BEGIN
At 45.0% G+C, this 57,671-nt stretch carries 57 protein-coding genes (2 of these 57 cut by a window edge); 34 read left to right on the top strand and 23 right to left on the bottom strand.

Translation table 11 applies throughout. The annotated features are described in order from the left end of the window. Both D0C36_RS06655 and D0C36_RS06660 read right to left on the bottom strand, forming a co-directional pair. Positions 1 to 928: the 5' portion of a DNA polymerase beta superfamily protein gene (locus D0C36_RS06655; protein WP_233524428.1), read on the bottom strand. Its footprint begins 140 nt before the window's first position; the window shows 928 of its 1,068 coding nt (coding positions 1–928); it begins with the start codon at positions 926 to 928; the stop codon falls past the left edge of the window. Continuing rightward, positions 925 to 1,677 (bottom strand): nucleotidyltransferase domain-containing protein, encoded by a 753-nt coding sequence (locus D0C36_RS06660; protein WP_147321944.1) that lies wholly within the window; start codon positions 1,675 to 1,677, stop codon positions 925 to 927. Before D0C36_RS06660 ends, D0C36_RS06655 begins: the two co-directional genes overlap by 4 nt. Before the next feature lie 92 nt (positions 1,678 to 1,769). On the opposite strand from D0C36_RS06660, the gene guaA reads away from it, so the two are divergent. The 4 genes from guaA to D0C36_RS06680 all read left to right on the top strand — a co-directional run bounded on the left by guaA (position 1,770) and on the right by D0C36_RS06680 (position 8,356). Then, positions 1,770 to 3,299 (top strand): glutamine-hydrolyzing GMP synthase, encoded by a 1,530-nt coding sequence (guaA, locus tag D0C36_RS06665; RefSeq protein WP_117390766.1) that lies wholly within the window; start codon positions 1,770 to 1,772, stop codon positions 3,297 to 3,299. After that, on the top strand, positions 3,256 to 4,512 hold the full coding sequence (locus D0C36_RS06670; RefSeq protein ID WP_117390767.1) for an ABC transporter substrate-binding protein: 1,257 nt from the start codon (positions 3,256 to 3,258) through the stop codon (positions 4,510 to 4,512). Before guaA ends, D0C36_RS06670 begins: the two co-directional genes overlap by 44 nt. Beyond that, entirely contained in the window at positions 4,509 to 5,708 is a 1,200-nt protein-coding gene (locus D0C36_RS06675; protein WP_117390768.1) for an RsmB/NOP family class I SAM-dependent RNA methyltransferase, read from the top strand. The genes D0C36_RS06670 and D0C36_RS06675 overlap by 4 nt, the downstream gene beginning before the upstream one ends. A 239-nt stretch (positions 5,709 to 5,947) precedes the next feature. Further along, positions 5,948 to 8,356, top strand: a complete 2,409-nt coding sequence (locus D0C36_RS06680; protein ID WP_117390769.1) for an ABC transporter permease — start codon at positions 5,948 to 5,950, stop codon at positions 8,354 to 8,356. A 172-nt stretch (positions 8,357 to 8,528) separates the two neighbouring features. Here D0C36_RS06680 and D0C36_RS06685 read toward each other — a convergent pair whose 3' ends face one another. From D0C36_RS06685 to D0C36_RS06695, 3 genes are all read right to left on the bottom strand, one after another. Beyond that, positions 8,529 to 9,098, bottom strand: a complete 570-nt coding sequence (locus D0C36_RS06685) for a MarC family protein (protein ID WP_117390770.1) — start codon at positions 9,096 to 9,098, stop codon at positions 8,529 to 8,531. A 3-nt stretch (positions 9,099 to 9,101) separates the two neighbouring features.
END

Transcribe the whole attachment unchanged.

At 45.0% G+C, this 57,671-nt stretch carries 57 protein-coding genes (2 of these 57 cut by a window edge); 34 read left to right on the top strand and 23 right to left on the bottom strand.

Translation table 11 applies throughout. The annotated features are described in order from the left end of the window. Both D0C36_RS06655 and D0C36_RS06660 read right to left on the bottom strand, forming a co-directional pair. Positions 1 to 928: the 5' portion of a DNA polymerase beta superfamily protein gene (locus D0C36_RS06655; protein WP_233524428.1), read on the bottom strand. Its footprint begins 140 nt before the window's first position; the window shows 928 of its 1,068 coding nt (coding positions 1–928); it begins with the start codon at positions 926 to 928; the stop codon falls past the left edge of the window. Continuing rightward, positions 925 to 1,677 (bottom strand): nucleotidyltransferase domain-containing protein, encoded by a 753-nt coding sequence (locus D0C36_RS06660; protein WP_147321944.1) that lies wholly within the window; start codon positions 1,675 to 1,677, stop codon positions 925 to 927. Before D0C36_RS06660 ends, D0C36_RS06655 begins: the two co-directional genes overlap by 4 nt. Before the next feature lie 92 nt (positions 1,678 to 1,769). On the opposite strand from D0C36_RS06660, the gene guaA reads away from it, so the two are divergent. The 4 genes from guaA to D0C36_RS06680 all read left to right on the top strand — a co-directional run bounded on the left by guaA (position 1,770) and on the right by D0C36_RS06680 (position 8,356). Then, positions 1,770 to 3,299 (top strand): glutamine-hydrolyzing GMP synthase, encoded by a 1,530-nt coding sequence (guaA, locus tag D0C36_RS06665; RefSeq protein WP_117390766.1) that lies wholly within the window; start codon positions 1,770 to 1,772, stop codon positions 3,297 to 3,299. After that, on the top strand, positions 3,256 to 4,512 hold the full coding sequence (locus D0C36_RS06670; RefSeq protein ID WP_117390767.1) for an ABC transporter substrate-binding protein: 1,257 nt from the start codon (positions 3,256 to 3,258) through the stop codon (positions 4,510 to 4,512). Before guaA ends, D0C36_RS06670 begins: the two co-directional genes overlap by 44 nt. Beyond that, entirely contained in the window at positions 4,509 to 5,708 is a 1,200-nt protein-coding gene (locus D0C36_RS06675; protein WP_117390768.1) for an RsmB/NOP family class I SAM-dependent RNA methyltransferase, read from the top strand. The genes D0C36_RS06670 and D0C36_RS06675 overlap by 4 nt, the downstream gene beginning before the upstream one ends. A 239-nt stretch (positions 5,709 to 5,947) precedes the next feature. Further along, positions 5,948 to 8,356, top strand: a complete 2,409-nt coding sequence (locus D0C36_RS06680; protein ID WP_117390769.1) for an ABC transporter permease — start codon at positions 5,948 to 5,950, stop codon at positions 8,354 to 8,356. A 172-nt stretch (positions 8,357 to 8,528) separates the two neighbouring features. Here D0C36_RS06680 and D0C36_RS06685 read toward each other — a convergent pair whose 3' ends face one another. From D0C36_RS06685 to D0C36_RS06695, 3 genes are all read right to left on the bottom strand, one after another. Beyond that, positions 8,529 to 9,098, bottom strand: a complete 570-nt coding sequence (locus D0C36_RS06685) for a MarC family protein (protein ID WP_117390770.1) — start codon at positions 9,096 to 9,098, stop codon at positions 8,529 to 8,531. A 3-nt stretch (positions 9,099 to 9,101) separates the two neighbouring features.